UNSGSA - UN Secretary-General’s Special Advocate for Inclusive Finance for Development UNSGSA - UN Secretary-General’s Special Advocate for Inclusive Finance for Development

Post 2015 development agenda

The UNSGSA is an active voice in the UN-led dialogue now underway to identify development priorities once the Millennium Development Goals (MDG) reach their target date of 2015. She is working with with the financial inclusion community, political leaders, and development officials to ensure universal access to financial services for households and small businesses is recognized as a key enabler of economic growth, poverty alleviation, and development in the post 2015-development agenda.

Queen Máxima maintains an active dialogue with the UN Secretary-General and many other national and international leaders and institutions engaged in the process to determine a post-2015 development agenda around the ways in which inclusive finance cuts across many of the involved issues and sectors.  She welcomes the recognition given to inclusive finance in milestone reports issued in 2013 by the United Nations Secretary-General and his High Level Panel of Eminent Persons on the Post 2015 Development Agenda. The reports make positive reference to the importance of inclusive economies and to the role of financial services in overcoming exclusion and inequality, in the empowerment of women and girls, and in achieving inclusive, sustainable growth, and decent employment.

Consultations on a post-2015 development agenda are underway in global and regional fora and in more than 70 countries. As these go forward, the UNSGSA is encouraging national leaders to explore ways that inclusive finance can help them achieve their development and economic priorities. She encourages the formation of a global aspirational goal for universal access to financial services by all households and small and medium-sized enterprises, backed by an ambitious time-bound target that reflect the ambitious goals that some countries have already made.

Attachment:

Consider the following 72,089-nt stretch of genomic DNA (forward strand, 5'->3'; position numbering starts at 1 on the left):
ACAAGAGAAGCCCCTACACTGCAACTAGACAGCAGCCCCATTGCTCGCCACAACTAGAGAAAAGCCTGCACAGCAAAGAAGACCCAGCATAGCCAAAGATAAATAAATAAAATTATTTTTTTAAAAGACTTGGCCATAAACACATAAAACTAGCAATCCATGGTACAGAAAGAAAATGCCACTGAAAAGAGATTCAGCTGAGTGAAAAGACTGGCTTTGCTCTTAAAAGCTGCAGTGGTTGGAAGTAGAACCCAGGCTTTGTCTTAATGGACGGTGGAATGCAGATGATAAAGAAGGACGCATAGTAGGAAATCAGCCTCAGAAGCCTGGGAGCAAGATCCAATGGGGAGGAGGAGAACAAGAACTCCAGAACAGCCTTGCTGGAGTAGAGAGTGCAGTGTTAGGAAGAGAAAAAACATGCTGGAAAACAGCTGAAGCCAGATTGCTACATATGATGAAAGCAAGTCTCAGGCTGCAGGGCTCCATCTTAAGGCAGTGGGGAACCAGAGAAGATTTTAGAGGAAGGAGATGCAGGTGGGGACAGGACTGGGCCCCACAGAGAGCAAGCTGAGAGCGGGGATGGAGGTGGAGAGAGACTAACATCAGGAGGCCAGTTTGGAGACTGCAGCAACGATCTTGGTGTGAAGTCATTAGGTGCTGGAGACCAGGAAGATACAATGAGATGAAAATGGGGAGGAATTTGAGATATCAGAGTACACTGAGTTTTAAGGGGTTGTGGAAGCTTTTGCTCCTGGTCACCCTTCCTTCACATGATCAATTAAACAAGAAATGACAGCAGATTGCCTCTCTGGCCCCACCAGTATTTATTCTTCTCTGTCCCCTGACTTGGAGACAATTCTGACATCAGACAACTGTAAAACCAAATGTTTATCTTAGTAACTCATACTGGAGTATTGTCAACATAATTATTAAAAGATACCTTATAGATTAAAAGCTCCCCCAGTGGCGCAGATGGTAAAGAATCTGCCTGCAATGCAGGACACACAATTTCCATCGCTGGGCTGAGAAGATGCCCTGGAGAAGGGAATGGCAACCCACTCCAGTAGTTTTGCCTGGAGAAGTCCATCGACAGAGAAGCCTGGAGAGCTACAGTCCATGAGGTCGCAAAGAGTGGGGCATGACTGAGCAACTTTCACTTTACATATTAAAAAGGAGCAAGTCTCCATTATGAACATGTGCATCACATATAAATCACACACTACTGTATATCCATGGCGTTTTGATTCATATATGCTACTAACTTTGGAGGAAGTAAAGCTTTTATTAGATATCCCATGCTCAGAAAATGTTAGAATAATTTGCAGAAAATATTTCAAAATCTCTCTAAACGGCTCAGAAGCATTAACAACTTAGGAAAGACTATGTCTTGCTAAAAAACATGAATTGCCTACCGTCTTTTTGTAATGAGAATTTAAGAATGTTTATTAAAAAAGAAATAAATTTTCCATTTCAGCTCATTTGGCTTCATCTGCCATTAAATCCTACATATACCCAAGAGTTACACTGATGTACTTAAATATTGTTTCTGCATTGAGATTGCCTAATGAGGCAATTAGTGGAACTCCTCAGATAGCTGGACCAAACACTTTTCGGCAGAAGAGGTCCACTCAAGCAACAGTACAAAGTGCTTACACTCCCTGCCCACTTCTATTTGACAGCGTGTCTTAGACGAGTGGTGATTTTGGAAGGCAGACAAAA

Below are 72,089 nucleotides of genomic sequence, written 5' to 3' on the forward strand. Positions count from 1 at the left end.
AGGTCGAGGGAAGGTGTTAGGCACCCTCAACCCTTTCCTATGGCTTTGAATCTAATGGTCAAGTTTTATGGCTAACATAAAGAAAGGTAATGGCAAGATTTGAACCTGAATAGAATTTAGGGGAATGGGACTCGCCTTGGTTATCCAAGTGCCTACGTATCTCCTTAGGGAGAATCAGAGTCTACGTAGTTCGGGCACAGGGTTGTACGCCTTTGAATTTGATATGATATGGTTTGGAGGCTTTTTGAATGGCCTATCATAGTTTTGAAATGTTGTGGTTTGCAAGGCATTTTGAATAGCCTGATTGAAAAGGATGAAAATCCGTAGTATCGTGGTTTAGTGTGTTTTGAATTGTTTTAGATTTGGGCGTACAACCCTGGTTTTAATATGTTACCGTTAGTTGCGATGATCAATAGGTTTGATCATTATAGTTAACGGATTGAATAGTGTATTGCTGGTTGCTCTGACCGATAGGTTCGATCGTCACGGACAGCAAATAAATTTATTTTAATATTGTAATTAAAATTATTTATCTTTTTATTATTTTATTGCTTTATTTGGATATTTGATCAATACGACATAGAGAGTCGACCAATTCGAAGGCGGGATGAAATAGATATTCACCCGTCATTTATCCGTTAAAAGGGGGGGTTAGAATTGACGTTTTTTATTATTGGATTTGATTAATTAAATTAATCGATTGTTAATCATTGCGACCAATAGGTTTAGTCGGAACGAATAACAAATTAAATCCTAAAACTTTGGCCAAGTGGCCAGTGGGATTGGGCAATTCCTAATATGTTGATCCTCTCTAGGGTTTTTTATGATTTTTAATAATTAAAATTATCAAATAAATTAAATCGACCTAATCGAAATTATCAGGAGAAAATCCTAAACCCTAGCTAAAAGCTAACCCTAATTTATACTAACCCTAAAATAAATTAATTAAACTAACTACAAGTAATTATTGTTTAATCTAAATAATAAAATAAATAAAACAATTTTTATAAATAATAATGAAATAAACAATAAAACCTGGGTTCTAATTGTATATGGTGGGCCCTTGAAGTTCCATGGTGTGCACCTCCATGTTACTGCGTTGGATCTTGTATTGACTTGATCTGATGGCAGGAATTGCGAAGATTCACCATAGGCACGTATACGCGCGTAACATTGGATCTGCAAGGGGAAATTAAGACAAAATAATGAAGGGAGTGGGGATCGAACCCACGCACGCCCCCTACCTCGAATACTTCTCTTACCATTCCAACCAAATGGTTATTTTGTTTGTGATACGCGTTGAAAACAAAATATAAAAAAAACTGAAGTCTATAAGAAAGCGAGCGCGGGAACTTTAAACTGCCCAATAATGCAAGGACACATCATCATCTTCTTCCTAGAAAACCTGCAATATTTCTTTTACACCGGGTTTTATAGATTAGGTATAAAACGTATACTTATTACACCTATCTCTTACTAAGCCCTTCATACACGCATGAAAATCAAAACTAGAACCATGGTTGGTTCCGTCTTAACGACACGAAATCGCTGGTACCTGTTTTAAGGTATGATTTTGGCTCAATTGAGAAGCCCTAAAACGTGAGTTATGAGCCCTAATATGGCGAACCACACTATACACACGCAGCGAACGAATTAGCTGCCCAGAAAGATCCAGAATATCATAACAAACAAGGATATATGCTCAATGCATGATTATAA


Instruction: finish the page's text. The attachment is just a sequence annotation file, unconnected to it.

The UNSGSA co-convened two interagency meetings on inclusive finance for development involving 18 UN agencies in 2011, and another for more than 20 agencies in 2013. The main focus was to increase collaboration on inclusive finance to advance their respective development mandates, and to identify how the UN can have more impact by using its collective voice and investments.

The Impact of Inclusive Finance on Development

In this ongoing dialogue, Queen Máxima stresses that financial inclusion is transformative for lives, livelihoods, and communities.  Her main message is that financial inclusion, a cross-cutting issue, enables and accelerates economic development by generating income, creating jobs, and protecting people from unforeseen risks and shocks. It is essential infrastructure in a given country. 

Micro, small, and medium enterprises are crucial to employment and equitable economic growth. Yet about 200 million small businesses in developing and emerging markets lack adequate financing. As a result, they use inefficient informal tools or cut back on their growth and efficiency potential.

Financial services can have powerful impacts when used to support specific development priorities such as gender equality, health, and education. Queen Máxima points out the importance of financial services to support agriculture given that 70% of the worlds poor live in rural areas, and many depend on farming for their livelihoods. Food security and good nutrition are positively correlated to advancements in other development outcomes. More access to diverse financial services would enable the world’s approximately 500 million smallholder farmers to devote more resources to their crops, protect themselves against shocks, and gain access to markets.

The UNSGSA advocates for a greater focus on better meeting the financial needs of women, who have less access to basic services than men globally, but who are central in food production and household expenditure decisions. She has met many mothers and women entrepreneurs who seek access to savings, insurance, credit, payments and better financial education in order to give their children opportunities, empower themselves, or manage their small businesses.